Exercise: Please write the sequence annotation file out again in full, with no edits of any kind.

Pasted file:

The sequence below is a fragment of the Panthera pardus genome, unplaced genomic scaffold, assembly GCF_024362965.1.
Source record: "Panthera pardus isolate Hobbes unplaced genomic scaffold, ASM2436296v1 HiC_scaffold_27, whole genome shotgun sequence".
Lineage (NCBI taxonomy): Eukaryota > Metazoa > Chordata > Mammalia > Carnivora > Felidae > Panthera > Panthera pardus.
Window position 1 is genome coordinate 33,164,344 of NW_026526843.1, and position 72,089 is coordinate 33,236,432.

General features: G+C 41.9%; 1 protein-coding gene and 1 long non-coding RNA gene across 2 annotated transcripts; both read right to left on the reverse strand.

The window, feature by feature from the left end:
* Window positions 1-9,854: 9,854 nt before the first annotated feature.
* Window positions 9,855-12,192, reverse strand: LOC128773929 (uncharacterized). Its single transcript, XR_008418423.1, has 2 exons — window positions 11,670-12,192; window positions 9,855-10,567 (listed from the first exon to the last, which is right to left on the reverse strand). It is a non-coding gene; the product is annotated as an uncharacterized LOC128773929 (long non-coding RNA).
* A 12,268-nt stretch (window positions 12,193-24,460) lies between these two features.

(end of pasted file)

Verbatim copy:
The sequence below is a fragment of the Panthera pardus genome, unplaced genomic scaffold, assembly GCF_024362965.1.
Source record: "Panthera pardus isolate Hobbes unplaced genomic scaffold, ASM2436296v1 HiC_scaffold_27, whole genome shotgun sequence".
Lineage (NCBI taxonomy): Eukaryota > Metazoa > Chordata > Mammalia > Carnivora > Felidae > Panthera > Panthera pardus.
Window position 1 is genome coordinate 33,164,344 of NW_026526843.1, and position 72,089 is coordinate 33,236,432.

General features: G+C 41.9%; 1 protein-coding gene and 1 long non-coding RNA gene across 2 annotated transcripts; both read right to left on the reverse strand.

The window, feature by feature from the left end:
* Window positions 1-9,854: 9,854 nt before the first annotated feature.
* Window positions 9,855-12,192, reverse strand: LOC128773929 (uncharacterized). Its single transcript, XR_008418423.1, has 2 exons — window positions 11,670-12,192; window positions 9,855-10,567 (listed from the first exon to the last, which is right to left on the reverse strand). It is a non-coding gene; the product is annotated as an uncharacterized LOC128773929 (long non-coding RNA).
* A 12,268-nt stretch (window positions 12,193-24,460) lies between these two features.